Announcing Stack Overflow Documentation

We started with Q&A. Technical documentation is next, and we need your help.

Whether you're a beginner or an experienced developer, you can contribute.

Sign up and start helping → Learn more about Documentation →

Does anyone know if there is another method other than WordUtils.capitalize() that converts the first letter of each word to upper case?


share|improve this question

closed as too broad by Sotirios Delimanolis, chrylis, Alex, PopoFibo, lpapp Mar 21 '14 at 2:31

There are either too many possible answers, or good answers would be too long for this format. Please add details to narrow the answer set or to isolate an issue that can be answered in a few paragraphs.If this question can be reworded to fit the rules in the help center, please edit the question.

Use the \b symbol in a regular expression (using the java.util.regex library) to find a word boundary. – Stendika Mar 21 '14 at 1:50
I was being direct I thought... Looking for a method other than one stated above that converts first letter of each word to a capital letter. – javaGeek Mar 21 '14 at 1:52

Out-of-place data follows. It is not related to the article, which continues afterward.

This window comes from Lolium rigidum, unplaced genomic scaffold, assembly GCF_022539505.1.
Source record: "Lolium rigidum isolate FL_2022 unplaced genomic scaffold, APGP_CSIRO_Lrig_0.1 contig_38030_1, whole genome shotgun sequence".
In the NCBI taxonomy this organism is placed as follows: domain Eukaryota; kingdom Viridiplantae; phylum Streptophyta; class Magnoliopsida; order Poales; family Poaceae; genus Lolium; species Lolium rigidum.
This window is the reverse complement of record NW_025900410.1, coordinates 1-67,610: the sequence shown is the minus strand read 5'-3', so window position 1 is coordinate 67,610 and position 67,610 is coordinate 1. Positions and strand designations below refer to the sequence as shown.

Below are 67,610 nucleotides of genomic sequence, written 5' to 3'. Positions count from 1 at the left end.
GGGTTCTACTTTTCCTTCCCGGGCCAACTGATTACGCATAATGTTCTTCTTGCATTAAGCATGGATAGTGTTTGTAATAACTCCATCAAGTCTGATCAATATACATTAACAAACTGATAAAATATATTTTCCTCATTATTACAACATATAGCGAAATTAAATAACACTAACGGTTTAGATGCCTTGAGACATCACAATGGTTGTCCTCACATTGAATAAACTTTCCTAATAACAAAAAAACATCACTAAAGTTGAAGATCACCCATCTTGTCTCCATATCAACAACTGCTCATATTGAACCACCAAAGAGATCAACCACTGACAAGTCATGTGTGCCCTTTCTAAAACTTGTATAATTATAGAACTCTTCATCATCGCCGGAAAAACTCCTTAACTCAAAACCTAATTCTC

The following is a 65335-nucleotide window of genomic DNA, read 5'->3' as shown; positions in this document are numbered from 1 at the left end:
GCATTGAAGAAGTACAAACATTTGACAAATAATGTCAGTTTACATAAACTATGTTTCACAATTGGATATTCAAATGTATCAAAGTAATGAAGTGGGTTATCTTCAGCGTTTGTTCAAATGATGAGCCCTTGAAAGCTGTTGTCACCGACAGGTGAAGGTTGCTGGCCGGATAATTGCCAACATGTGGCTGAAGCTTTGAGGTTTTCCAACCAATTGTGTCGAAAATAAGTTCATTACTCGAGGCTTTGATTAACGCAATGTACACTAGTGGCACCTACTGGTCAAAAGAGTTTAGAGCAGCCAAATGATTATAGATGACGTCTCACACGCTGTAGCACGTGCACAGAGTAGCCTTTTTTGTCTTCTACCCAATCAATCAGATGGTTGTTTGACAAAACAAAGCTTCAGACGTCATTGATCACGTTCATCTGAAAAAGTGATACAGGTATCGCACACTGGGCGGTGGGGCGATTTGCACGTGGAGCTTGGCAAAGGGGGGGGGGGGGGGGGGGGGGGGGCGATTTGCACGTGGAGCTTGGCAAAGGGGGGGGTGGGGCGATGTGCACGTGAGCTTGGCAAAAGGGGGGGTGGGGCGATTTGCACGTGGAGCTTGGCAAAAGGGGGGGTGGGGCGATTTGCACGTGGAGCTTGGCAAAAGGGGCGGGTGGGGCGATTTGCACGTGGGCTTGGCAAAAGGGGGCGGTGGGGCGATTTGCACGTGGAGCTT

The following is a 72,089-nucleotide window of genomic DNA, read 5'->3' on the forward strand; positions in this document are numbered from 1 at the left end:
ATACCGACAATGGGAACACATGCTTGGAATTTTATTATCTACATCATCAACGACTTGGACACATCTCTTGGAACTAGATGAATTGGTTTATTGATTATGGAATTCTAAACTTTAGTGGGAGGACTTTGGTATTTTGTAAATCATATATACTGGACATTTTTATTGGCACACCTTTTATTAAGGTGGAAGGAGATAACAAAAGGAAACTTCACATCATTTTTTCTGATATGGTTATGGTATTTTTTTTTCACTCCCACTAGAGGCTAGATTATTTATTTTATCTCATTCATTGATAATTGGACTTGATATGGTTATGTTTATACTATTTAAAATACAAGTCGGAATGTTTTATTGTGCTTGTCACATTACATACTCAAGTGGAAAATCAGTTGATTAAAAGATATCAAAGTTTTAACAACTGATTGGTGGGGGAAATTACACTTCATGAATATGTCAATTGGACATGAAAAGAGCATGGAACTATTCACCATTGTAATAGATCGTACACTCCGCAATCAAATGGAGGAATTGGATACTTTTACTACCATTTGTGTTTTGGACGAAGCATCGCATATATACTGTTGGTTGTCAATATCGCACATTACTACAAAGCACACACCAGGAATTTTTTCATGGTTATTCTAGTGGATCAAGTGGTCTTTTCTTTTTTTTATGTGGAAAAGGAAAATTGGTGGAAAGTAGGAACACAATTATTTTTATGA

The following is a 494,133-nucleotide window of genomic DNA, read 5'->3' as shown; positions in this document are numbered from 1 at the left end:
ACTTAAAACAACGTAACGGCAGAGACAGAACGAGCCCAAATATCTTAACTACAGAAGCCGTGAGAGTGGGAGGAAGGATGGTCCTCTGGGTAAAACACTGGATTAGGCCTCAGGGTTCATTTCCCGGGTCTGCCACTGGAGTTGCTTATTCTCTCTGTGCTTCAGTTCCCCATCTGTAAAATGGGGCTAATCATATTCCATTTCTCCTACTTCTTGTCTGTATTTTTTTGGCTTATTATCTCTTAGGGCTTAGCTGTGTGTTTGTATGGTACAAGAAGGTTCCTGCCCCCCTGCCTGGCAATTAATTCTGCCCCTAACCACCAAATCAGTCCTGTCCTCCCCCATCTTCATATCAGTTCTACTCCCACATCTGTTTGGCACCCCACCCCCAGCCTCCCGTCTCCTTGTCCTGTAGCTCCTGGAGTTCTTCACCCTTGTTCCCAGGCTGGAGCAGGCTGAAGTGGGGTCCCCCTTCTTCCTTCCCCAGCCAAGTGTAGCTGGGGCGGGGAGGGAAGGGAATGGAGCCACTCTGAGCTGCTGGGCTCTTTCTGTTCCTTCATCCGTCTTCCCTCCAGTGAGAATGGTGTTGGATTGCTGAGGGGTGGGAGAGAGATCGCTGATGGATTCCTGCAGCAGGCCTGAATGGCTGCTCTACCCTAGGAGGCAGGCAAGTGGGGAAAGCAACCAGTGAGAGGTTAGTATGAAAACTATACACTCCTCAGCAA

up vote 6 down vote accepted

You could use a method you create:

String CapsFirst(String str) {
    String[] words = str.split(" ");
    StringBuilder ret = new StringBuilder();
    for(int i = 0; i < words.length; i++) {
        if(i < words.length - 1) {
            ret.append(' ');
    return ret.toString();
share|improve this answer
I assume you mean "words[i]" inside the for-loop for the toUpperCase() and substring() methods. – divesh premdeep Mar 21 '14 at 2:08
@diveshpremdeep yep, whoops – PlasmaPower Mar 21 '14 at 2:20
thank you very much, works like a charm! – javaGeek Mar 21 '14 at 2:23
public static String caseFirst(String givenString) {
            String[] a= givenString.split(" ");
            StringBuffer s= new StringBuffer();
            for (int i = 0; i < a.length; i++) {
            s.append(Character.toUpperCase(a[i].charAt(0))).append(a[i].substring(1)).append(" ");
          return s.toString().trim();
share|improve this answer

Not the answer you're looking for? Browse other questions tagged or ask your own question.